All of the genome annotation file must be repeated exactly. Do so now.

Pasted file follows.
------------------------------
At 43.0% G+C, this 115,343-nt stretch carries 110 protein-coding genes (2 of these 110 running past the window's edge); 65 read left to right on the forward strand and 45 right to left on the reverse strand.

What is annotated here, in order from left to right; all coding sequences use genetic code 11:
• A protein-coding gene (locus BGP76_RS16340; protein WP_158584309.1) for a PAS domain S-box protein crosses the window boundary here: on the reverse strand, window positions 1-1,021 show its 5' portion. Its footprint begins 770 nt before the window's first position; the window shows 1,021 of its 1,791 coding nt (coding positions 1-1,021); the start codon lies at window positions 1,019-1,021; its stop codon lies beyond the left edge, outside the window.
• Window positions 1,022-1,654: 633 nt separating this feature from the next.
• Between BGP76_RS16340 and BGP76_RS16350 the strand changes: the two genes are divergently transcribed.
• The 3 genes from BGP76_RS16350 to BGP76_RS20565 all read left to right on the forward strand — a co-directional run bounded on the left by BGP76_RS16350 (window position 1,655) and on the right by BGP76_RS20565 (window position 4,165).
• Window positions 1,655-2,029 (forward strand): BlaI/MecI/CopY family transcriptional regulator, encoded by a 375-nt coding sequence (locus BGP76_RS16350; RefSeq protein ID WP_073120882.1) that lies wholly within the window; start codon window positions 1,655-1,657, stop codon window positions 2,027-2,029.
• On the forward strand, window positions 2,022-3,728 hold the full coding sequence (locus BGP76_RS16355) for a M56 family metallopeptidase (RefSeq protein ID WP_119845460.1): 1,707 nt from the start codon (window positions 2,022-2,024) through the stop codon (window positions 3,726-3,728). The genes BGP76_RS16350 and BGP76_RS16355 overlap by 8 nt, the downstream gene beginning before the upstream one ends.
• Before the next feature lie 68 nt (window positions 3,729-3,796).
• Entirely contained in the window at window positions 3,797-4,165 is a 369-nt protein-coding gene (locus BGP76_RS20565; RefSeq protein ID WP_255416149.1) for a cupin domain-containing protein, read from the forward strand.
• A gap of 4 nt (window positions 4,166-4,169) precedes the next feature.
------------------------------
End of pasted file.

At 43.0% G+C, this 115,343-nt stretch carries 110 protein-coding genes (2 of these 110 running past the window's edge); 65 read left to right on the forward strand and 45 right to left on the reverse strand.

What is annotated here, in order from left to right; all coding sequences use genetic code 11:
• A protein-coding gene (locus BGP76_RS16340; protein WP_158584309.1) for a PAS domain S-box protein crosses the window boundary here: on the reverse strand, window positions 1-1,021 show its 5' portion. Its footprint begins 770 nt before the window's first position; the window shows 1,021 of its 1,791 coding nt (coding positions 1-1,021); the start codon lies at window positions 1,019-1,021; its stop codon lies beyond the left edge, outside the window.
• Window positions 1,022-1,654: 633 nt separating this feature from the next.
• Between BGP76_RS16340 and BGP76_RS16350 the strand changes: the two genes are divergently transcribed.
• The 3 genes from BGP76_RS16350 to BGP76_RS20565 all read left to right on the forward strand — a co-directional run bounded on the left by BGP76_RS16350 (window position 1,655) and on the right by BGP76_RS20565 (window position 4,165).
• Window positions 1,655-2,029 (forward strand): BlaI/MecI/CopY family transcriptional regulator, encoded by a 375-nt coding sequence (locus BGP76_RS16350; RefSeq protein ID WP_073120882.1) that lies wholly within the window; start codon window positions 1,655-1,657, stop codon window positions 2,027-2,029.
• On the forward strand, window positions 2,022-3,728 hold the full coding sequence (locus BGP76_RS16355) for a M56 family metallopeptidase (RefSeq protein ID WP_119845460.1): 1,707 nt from the start codon (window positions 2,022-2,024) through the stop codon (window positions 3,726-3,728). The genes BGP76_RS16350 and BGP76_RS16355 overlap by 8 nt, the downstream gene beginning before the upstream one ends.
• Before the next feature lie 68 nt (window positions 3,729-3,796).
• Entirely contained in the window at window positions 3,797-4,165 is a 369-nt protein-coding gene (locus BGP76_RS20565; RefSeq protein ID WP_255416149.1) for a cupin domain-containing protein, read from the forward strand.
• A gap of 4 nt (window positions 4,166-4,169) precedes the next feature.